Like many of you, I have been horrified by this administration's actions during its first weeks in office. Trump signed executive orders stripping away human rights, threatening global security, and putting the environment at risk. He closed our borders to refugees and banned Muslims—but only from countries where he does not have business ties. He placed a gag order on public communications from government agencies like the EPA and the National Park Service, while shamelessly pushing propaganda and lies from his bully pulpit. With the confirmation of Betsy DeVos, our country's Republican leaders have exposed their willingness to decimate our public education system. And Trump's top advisor told the media it should "keep its mouth shut" right before staging a coup of the National Security Council.
As a citizen, a mother, an author, and a reader, I will not stand for this. I will not shut my mouth. I will fight for our first amendment rights. For our civil liberties. For our public libraries and schools. In this age of "alternative facts," we need books and libraries and an unmuzzled press more than ever. The freedom of information is under attack. Our democracy is under attack.
We founded Silent Book Club to create a space for readers to connect with each other through a shared love of books. Once a month in cities around the world, introverts find sanctuary in a room full of kindred spirits reading quietly together in public. We did not set out to be a political group, but as Roxane Gay powerfully declared, "today, tomorrow and for the foreseeable future, everything we do is political—as readers, as writers, as booksellers, as people." More than ever, we believe in creating safe spaces for people to take refuge in books. Self-care is critical and all are welcome at Silent Book Club. But we have to do more. We are readers and activists. We will not be silent.
Guinevere de la Mare
Founder, Silent Book Club
Ideal Bookshelf 1010: Resistance, by Jane Mount
Azar Nafisi, the author of Reading Lolita in Tehran, writes that "a democratic society is supposed to be based on plurality of voices." But now our voices are being silenced by public servants in the highest office. We find ourselves face to face with an unprecedented threat to our democracy. Authoritarian thinking has been allowed to take hold of the White House. And we must fight it. Nafisi writes,
[Reading] questions the basic tenets of authoritarian thinking. That is why this plurality of ideas and voices which fiction represents becomes dangerous to tyrants. In fiction, there is no status. In the realm of ideas and imagination, the only thing that is sacred is to allow the profanities to come in.
Every great revolution starts with an idea. America is based on an idea – Enlightenment. Once you take that away, all that is left is a different kind of tyrannical mind-set. Great fiction always questions us and brings to the foreground the essential human questions.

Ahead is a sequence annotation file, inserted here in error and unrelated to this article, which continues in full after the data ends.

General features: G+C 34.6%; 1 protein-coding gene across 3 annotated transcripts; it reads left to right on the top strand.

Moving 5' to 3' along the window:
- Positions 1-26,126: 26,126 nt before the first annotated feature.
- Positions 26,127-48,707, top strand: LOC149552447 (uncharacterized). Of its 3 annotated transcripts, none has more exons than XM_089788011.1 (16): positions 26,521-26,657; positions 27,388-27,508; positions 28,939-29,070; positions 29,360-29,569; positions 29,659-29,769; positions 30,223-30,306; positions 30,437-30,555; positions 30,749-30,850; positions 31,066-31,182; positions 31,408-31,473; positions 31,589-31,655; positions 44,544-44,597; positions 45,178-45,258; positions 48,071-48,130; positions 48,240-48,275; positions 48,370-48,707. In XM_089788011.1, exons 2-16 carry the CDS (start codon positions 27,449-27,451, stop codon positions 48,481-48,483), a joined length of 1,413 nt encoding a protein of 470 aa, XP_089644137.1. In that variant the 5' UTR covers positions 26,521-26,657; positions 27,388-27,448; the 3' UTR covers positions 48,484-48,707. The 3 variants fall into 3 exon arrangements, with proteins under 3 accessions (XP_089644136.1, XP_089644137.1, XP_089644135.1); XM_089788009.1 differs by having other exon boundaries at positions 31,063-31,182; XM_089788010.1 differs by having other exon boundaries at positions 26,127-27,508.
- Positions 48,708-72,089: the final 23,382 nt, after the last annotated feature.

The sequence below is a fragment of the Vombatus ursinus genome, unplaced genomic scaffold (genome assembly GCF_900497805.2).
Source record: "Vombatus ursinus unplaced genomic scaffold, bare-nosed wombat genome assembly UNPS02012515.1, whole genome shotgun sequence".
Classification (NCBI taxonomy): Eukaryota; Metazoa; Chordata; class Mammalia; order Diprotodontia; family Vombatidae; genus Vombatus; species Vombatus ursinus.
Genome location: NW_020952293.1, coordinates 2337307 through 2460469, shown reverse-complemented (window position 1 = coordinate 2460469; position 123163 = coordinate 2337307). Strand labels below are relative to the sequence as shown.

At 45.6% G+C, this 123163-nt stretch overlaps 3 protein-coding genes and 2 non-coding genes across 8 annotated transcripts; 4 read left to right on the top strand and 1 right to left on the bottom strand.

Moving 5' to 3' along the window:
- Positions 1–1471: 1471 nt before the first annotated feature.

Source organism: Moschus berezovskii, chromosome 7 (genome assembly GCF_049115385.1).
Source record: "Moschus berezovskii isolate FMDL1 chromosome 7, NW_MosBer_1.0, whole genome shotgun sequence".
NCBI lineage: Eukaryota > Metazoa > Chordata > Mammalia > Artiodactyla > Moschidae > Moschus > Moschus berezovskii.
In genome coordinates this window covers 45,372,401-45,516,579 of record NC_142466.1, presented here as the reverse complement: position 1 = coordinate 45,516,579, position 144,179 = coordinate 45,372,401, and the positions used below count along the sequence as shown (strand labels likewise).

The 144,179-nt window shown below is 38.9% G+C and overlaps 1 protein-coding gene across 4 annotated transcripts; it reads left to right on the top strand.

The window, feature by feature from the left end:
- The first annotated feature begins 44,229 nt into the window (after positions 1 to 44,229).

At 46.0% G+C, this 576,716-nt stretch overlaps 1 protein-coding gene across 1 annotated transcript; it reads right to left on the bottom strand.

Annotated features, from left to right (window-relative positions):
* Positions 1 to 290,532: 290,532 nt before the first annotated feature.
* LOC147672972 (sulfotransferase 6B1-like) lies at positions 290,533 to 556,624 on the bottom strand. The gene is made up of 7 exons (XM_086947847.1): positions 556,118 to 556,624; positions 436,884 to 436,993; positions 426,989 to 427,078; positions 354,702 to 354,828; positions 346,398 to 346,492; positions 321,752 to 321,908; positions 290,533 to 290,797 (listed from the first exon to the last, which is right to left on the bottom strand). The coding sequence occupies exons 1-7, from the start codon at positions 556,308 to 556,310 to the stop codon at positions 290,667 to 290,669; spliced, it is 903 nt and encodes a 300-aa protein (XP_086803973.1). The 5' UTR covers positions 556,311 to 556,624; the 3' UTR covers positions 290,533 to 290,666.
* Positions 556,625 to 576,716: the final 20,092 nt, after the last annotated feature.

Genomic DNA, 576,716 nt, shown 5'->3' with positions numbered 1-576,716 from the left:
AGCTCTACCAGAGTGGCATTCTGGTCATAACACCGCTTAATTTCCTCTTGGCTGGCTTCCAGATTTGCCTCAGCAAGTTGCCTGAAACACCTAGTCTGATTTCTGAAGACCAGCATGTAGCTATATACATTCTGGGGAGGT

Artwork by Lisa Congdon
The most powerful tool in a democracy is the voice of the people. That's why Trump disconnected the White House comment line. Don't just sign an online petition. Call your representatives. We recommend using 5calls.org, or you can search for your reps' contact info online. Can't get through to their office phone lines? Send them a fax (it's free online). Mail them a postcard.
We have created an activist tool kit that you can use to write to Congress, with postcards, messaging templates, and instructions to help you speak out. All proceeds will benefit non-profit organizations fighting for our first amendment rights, including the Southern Poverty Law Center, ProPublica, The Project on Government Oversight, and the Freedom of the Press Foundation.
Artwork by Marc Johns
The American Library Association has a small team in Washington, DC that tracks legislation and policy which could impact libraries and their patrons. They work with library activists across the country to respond when issues arise. Sign up to receive action alerts about library funding, copyright, privacy/surveillance, net neutrality, school library issues, and government information issues like the Freedom of Information Act (FOIA) and the Fair Access to Science and Technology Research (FASTR). Learn more.
Artwork by Leah Rosenberg
Now is the time to educate yourself and support those who are dedicating themselves to unbiased journalism and free access to information. Pay for a subscription to a trusted news source, and get your news directly instead of relying on Facebook or Twitter to filter your feed. The Washington Post, The New York Times, NPR, and Teen Vogue are just a few of the media outlets that have vowed to stand up to Trump's disinformation. Read banned books. Support authors who stand up for their beliefs.
Fight like hell. And then, every evening, turn off your phone. Stop scrolling. Take a break and breathe deeply. Laugh with your children. Hug your partner. Pick up a book and read a few pages before you go to sleep. The headlines will be there in the morning. We will fight another day.
Artwork by Micah Player
Make your voice heard! This set of 10 postcards designed by independent artists comes with instructions on how to reach your representatives in Washington. It also includes messaging templates for issues including civil liberties, freedom of information, healthcare reform, women's rights. All proceeds benefit non-profit organizations fighting for justice.
Artwork by Brittany Truex, Nadine Appenbrink, and Nick de la Mare